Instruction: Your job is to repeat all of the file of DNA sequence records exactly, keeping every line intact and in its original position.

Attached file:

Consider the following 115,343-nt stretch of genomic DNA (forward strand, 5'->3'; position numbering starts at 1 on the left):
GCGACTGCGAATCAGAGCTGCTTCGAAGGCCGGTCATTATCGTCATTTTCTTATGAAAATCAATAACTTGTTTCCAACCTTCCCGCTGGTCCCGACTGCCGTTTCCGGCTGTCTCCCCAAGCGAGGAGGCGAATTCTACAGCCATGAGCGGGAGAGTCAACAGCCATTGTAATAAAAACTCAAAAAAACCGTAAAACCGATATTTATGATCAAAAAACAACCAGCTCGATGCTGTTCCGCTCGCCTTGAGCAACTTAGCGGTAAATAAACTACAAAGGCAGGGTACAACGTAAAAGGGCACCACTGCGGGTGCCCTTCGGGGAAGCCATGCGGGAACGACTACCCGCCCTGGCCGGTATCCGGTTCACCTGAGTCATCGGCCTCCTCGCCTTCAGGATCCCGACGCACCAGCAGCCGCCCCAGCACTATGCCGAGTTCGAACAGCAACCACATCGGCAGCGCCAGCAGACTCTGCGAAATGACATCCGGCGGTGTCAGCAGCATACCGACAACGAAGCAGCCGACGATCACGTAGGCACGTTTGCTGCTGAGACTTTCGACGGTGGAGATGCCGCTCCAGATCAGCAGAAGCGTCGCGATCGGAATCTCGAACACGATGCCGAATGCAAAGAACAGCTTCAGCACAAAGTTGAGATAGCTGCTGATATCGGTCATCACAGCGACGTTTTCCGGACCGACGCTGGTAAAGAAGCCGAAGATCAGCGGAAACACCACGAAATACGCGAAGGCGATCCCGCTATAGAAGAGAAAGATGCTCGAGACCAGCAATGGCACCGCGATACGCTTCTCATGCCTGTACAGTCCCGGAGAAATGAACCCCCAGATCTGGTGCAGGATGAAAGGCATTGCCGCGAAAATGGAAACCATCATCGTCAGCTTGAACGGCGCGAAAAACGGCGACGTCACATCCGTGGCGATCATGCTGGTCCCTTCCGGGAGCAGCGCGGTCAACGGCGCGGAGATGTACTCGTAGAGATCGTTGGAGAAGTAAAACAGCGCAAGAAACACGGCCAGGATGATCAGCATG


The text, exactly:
Consider the following 115,343-nt stretch of genomic DNA (forward strand, 5'->3'; position numbering starts at 1 on the left):
GCGACTGCGAATCAGAGCTGCTTCGAAGGCCGGTCATTATCGTCATTTTCTTATGAAAATCAATAACTTGTTTCCAACCTTCCCGCTGGTCCCGACTGCCGTTTCCGGCTGTCTCCCCAAGCGAGGAGGCGAATTCTACAGCCATGAGCGGGAGAGTCAACAGCCATTGTAATAAAAACTCAAAAAAACCGTAAAACCGATATTTATGATCAAAAAACAACCAGCTCGATGCTGTTCCGCTCGCCTTGAGCAACTTAGCGGTAAATAAACTACAAAGGCAGGGTACAACGTAAAAGGGCACCACTGCGGGTGCCCTTCGGGGAAGCCATGCGGGAACGACTACCCGCCCTGGCCGGTATCCGGTTCACCTGAGTCATCGGCCTCCTCGCCTTCAGGATCCCGACGCACCAGCAGCCGCCCCAGCACTATGCCGAGTTCGAACAGCAACCACATCGGCAGCGCCAGCAGACTCTGCGAAATGACATCCGGCGGTGTCAGCAGCATACCGACAACGAAGCAGCCGACGATCACGTAGGCACGTTTGCTGCTGAGACTTTCGACGGTGGAGATGCCGCTCCAGATCAGCAGAAGCGTCGCGATCGGAATCTCGAACACGATGCCGAATGCAAAGAACAGCTTCAGCACAAAGTTGAGATAGCTGCTGATATCGGTCATCACAGCGACGTTTTCCGGACCGACGCTGGTAAAGAAGCCGAAGATCAGCGGAAACACCACGAAATACGCGAAGGCGATCCCGCTATAGAAGAGAAAGATGCTCGAGACCAGCAATGGCACCGCGATACGCTTCTCATGCCTGTACAGTCCCGGAGAAATGAACCCCCAGATCTGGTGCAGGATGAAAGGCATTGCCGCGAAAATGGAAACCATCATCGTCAGCTTGAACGGCGCGAAAAACGGCGACGTCACATCCGTGGCGATCATGCTGGTCCCTTCCGGGAGCAGCGCGGTCAACGGCGCGGAGATGTACTCGTAGAGATCGTTGGAGAAGTAAAACAGCGCAAGAAACACGGCCAGGATGATCAGCATG